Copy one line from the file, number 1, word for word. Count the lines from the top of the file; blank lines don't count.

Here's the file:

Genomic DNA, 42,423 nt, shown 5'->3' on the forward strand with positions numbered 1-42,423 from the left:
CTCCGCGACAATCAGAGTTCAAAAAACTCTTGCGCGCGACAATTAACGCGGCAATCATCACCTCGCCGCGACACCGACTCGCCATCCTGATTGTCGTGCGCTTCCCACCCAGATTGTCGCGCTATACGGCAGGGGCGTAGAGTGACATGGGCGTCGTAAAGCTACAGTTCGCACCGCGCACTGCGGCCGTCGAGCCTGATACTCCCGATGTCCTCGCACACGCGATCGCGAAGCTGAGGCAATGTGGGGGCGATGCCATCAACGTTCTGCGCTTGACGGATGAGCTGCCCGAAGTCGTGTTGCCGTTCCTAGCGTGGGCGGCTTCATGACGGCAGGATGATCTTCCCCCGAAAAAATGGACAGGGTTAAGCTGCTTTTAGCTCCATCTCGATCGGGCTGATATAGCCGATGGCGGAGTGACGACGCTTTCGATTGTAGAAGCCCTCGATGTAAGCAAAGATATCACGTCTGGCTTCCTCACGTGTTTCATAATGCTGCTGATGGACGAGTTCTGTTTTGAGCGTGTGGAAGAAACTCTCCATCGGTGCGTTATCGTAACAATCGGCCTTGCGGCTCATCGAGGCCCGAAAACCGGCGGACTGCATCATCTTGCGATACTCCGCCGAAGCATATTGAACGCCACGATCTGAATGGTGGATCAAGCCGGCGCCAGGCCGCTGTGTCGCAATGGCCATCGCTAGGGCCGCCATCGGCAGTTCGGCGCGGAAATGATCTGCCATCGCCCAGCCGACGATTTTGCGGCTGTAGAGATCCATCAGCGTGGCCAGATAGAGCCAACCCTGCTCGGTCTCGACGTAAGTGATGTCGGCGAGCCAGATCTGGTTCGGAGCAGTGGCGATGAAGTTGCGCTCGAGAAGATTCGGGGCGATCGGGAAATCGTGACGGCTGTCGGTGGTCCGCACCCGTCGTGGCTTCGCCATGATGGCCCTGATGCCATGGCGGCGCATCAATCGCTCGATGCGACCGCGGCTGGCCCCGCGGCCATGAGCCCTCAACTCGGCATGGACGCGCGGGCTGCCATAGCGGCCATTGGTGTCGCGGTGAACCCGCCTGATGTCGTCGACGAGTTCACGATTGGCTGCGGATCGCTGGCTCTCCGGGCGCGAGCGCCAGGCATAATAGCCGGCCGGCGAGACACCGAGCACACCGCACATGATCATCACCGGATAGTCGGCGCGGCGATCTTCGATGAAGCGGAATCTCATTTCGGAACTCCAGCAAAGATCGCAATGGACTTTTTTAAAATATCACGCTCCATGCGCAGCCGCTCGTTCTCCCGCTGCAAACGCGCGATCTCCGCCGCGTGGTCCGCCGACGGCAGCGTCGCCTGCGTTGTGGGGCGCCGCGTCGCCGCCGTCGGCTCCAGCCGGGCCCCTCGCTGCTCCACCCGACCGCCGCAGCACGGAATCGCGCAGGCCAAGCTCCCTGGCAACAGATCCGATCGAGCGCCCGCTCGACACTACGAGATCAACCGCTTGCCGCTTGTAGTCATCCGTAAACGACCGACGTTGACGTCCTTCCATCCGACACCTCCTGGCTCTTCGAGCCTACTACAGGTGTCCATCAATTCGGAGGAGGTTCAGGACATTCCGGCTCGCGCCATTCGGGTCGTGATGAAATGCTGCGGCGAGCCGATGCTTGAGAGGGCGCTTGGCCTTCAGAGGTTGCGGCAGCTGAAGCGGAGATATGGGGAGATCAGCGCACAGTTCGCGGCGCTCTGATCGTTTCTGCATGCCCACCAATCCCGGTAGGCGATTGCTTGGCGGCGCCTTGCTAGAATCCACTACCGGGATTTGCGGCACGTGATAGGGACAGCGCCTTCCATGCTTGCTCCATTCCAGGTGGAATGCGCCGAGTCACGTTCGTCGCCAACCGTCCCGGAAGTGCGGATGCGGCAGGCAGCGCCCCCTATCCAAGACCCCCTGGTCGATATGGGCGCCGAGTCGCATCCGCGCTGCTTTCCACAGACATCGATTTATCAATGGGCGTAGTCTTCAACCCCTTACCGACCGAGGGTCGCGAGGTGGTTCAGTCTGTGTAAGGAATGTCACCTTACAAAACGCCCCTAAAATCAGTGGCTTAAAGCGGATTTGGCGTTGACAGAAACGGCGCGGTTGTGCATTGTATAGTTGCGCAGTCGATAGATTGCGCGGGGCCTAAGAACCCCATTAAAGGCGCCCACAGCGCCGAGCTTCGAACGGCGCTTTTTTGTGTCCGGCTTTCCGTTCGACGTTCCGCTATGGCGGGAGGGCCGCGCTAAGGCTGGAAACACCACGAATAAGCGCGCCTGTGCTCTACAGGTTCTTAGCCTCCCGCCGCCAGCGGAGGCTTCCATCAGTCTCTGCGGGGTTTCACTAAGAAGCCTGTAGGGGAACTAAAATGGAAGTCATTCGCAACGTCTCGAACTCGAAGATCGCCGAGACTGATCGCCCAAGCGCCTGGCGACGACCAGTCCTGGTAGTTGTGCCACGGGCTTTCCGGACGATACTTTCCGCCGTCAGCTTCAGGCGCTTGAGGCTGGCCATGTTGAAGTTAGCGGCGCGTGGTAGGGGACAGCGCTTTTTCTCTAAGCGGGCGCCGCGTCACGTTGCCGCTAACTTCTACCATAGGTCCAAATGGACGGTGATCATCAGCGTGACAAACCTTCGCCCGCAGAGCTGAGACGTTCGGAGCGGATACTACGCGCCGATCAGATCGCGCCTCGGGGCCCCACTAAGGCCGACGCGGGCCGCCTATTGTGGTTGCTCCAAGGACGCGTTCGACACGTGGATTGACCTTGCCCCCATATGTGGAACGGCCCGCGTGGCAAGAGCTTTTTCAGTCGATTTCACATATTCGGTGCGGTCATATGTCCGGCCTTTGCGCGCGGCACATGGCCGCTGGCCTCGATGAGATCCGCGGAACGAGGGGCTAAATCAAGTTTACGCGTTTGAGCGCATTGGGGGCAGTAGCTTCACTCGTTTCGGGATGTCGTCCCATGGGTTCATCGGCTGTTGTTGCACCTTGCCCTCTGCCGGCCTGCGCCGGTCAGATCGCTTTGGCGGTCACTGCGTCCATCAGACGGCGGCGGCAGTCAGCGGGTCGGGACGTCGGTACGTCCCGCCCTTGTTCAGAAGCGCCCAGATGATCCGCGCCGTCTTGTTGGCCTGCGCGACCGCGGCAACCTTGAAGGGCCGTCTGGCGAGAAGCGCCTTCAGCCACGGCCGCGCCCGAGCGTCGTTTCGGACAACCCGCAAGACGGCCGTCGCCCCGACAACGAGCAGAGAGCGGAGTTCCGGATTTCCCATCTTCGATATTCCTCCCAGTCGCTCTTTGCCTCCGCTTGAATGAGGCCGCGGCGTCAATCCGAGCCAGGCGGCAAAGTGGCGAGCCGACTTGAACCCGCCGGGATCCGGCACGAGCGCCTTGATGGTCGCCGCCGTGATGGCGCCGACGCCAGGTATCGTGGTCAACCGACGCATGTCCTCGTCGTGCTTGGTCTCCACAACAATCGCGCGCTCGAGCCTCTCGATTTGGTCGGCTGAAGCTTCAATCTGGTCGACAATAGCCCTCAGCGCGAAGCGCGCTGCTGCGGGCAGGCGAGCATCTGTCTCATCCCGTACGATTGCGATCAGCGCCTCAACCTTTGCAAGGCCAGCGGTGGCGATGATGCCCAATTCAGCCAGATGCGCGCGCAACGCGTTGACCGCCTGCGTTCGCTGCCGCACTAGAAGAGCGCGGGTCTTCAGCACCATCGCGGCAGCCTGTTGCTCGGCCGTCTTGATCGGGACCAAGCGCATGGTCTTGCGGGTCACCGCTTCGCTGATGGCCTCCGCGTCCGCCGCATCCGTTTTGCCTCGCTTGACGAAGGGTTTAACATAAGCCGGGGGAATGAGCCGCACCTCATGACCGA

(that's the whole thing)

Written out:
Genomic DNA, 42,423 nt, shown 5'->3' on the forward strand with positions numbered 1-42,423 from the left: